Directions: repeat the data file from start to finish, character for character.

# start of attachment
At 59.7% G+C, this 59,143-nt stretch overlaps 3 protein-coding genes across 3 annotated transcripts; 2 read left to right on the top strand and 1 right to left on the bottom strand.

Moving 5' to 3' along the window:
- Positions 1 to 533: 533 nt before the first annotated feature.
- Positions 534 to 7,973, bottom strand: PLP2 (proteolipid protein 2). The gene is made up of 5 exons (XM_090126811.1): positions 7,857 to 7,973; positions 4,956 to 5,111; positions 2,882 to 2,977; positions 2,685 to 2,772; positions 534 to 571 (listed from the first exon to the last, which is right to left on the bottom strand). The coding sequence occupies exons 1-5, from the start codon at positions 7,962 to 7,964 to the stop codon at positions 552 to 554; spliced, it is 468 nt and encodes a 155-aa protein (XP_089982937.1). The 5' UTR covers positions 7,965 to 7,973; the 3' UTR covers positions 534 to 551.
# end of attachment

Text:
At 59.7% G+C, this 59,143-nt stretch overlaps 3 protein-coding genes across 3 annotated transcripts; 2 read left to right on the top strand and 1 right to left on the bottom strand.

Moving 5' to 3' along the window:
- Positions 1 to 533: 533 nt before the first annotated feature.
- Positions 534 to 7,973, bottom strand: PLP2 (proteolipid protein 2). The gene is made up of 5 exons (XM_090126811.1): positions 7,857 to 7,973; positions 4,956 to 5,111; positions 2,882 to 2,977; positions 2,685 to 2,772; positions 534 to 571 (listed from the first exon to the last, which is right to left on the bottom strand). The coding sequence occupies exons 1-5, from the start codon at positions 7,962 to 7,964 to the stop codon at positions 552 to 554; spliced, it is 468 nt and encodes a 155-aa protein (XP_089982937.1). The 5' UTR covers positions 7,965 to 7,973; the 3' UTR covers positions 534 to 551.